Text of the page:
Whenever I have a time-consuming, brain-busting, thought and action heavy period of writing or studying to do I make sure there is also a necessary chore needing to be done, and that is what I use for a distraction. Not a distraction for fun . . . a productive distraction. I skillfully re-describe what would be multitasking to deeply practicing one task and engaging another task as a distraction. I’ve been doing this for so long now that both tasks become distractions for the other and I get more done during the “work day” and have more time to relax when the “work day” is over.

For example, today I sit editing this very dharma talk. I know I’m going to do some refresher reading, a little Internet searching, time for contemplation, and lots of typing. Monday is also the day I do laundry, washing clothes, drying, hanging up, folding and putting away. So, when my eyes are tiring and my focus slipping from reading and searching and writing, I go put a load in, switch a load to dryer, hang up clothes on the line or folding and putting away clothes. Any one of those ‘distractions’ take five or ten minutes and then I am back to the computer and the books. Doing this I’ve come to look forward to doing laundry because it can be a welcome distraction and give my bodymind some downtime. Focusing intently on laundry for five minutes often allows me a new perspective when I get back to the major task.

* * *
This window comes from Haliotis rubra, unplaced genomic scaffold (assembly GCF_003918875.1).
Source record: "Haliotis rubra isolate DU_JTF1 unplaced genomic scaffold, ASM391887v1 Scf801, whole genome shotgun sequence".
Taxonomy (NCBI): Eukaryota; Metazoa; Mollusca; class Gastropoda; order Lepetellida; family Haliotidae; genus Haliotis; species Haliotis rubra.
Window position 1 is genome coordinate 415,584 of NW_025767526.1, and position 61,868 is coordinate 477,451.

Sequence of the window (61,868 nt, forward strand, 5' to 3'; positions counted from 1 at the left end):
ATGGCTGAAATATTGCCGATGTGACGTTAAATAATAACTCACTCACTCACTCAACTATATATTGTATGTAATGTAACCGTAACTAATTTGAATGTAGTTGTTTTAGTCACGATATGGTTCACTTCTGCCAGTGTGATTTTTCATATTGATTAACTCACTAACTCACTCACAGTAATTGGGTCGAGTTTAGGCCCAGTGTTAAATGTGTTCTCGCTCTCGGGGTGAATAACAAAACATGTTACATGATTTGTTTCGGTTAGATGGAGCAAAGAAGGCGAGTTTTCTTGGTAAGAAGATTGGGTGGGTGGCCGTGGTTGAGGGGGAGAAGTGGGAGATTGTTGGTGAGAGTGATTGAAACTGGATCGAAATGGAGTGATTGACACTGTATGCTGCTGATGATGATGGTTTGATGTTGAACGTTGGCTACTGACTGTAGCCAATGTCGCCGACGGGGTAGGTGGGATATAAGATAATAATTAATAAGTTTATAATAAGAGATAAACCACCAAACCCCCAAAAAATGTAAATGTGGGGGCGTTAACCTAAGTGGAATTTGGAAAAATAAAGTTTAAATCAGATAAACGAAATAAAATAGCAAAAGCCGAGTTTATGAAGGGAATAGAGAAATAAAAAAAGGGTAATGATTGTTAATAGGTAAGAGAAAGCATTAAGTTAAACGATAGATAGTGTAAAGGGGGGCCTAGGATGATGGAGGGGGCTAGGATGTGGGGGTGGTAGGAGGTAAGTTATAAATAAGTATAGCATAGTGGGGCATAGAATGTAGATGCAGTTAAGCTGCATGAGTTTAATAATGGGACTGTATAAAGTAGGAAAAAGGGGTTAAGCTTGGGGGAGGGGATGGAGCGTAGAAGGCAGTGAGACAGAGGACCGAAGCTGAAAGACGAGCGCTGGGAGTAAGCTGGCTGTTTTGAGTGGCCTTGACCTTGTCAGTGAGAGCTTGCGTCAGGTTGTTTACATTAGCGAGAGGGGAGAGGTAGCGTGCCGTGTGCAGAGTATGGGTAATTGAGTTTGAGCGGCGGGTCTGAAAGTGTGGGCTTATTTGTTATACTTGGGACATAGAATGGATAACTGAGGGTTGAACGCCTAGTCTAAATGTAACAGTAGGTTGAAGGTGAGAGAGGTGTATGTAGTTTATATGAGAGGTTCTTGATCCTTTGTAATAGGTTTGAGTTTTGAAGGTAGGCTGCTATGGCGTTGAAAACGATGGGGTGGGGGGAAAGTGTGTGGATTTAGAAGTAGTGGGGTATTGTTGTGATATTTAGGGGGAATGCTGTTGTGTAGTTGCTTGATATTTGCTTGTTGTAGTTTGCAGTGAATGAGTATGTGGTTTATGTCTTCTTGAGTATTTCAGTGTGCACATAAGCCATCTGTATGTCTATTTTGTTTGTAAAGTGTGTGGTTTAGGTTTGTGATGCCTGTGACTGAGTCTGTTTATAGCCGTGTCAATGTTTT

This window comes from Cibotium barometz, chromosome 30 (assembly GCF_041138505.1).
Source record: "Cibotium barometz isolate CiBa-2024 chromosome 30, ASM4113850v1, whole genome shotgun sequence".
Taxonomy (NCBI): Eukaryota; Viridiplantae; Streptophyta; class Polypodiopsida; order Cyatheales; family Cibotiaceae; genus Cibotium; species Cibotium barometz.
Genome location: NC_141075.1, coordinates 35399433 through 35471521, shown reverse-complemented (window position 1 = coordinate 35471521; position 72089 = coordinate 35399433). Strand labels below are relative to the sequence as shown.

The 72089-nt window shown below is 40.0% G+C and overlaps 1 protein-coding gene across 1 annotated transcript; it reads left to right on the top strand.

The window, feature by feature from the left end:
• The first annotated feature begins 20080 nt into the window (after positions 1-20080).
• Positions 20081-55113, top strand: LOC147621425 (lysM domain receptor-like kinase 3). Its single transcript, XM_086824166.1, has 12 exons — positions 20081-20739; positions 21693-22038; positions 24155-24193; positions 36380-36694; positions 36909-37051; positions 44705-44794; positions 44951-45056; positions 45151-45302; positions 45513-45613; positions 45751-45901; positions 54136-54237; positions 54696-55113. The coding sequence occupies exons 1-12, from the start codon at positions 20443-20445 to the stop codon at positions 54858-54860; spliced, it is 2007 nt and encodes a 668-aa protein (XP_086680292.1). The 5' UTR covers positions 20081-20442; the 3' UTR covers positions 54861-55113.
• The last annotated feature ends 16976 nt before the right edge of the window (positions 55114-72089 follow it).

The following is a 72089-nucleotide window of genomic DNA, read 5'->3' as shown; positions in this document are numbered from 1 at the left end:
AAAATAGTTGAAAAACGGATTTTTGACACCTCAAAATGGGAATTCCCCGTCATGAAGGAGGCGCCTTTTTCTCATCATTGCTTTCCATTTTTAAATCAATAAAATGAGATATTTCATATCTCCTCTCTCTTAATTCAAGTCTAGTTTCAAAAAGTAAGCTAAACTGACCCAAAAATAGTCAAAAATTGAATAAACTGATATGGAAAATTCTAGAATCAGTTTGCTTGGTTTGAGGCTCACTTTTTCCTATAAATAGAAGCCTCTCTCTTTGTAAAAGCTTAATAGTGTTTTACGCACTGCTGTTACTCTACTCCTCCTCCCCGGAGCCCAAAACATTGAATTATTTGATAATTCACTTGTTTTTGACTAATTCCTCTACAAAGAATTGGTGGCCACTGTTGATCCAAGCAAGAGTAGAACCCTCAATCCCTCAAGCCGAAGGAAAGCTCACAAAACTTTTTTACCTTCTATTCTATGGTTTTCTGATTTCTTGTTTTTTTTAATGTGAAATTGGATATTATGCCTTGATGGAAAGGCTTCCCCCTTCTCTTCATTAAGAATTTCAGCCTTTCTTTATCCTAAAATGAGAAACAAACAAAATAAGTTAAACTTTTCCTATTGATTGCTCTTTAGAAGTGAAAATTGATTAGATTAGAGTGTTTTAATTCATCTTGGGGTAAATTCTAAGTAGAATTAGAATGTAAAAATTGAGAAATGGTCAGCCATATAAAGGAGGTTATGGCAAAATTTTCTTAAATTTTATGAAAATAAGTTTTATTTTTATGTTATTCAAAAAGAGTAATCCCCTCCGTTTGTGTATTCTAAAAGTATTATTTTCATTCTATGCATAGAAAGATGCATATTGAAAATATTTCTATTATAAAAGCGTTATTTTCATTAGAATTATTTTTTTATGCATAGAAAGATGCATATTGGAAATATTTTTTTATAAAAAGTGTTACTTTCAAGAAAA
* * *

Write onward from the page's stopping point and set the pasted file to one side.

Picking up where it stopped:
I don’t engage in frivolous or meaningless activities during ‘breaks’. No email checking, no Twitter, no Hulu, or computer games. Whatever is the ‘distraction’ that day is a chore that must be done. It’ll be walking the dogs or giving them baths, weeding the herb or rose garden, washing the car, dishes, cleaning out the refrigerator . . . you get the point.

This isn’t really multitasking because total concentration is given to the ‘distraction’ for its time. I’m not thinking about the dharma talk while doing laundry . . . I’m doing laundry then. Distraction becomes a positive action rather than a hindrance to what needs to be done, because they become one and the same. You may be thinking that this sounds suspiciously like multitasking with a new name. I’d agree, except experience has taught me otherwise. There is 100% concentration on the process, or deep practice. The task and the distraction are immersed in totally during their time.

In order to maintain appropriate concentration on a task you must allow yourself a distraction. This is another of those seeming Buddhist paradoxes. Focus on the task, but for a some moments don’t focus on the task. The skillful means of doing this is to choose your “distractions” wisely. Rather than multi-task, accomplish multiple tasks each in their own moments.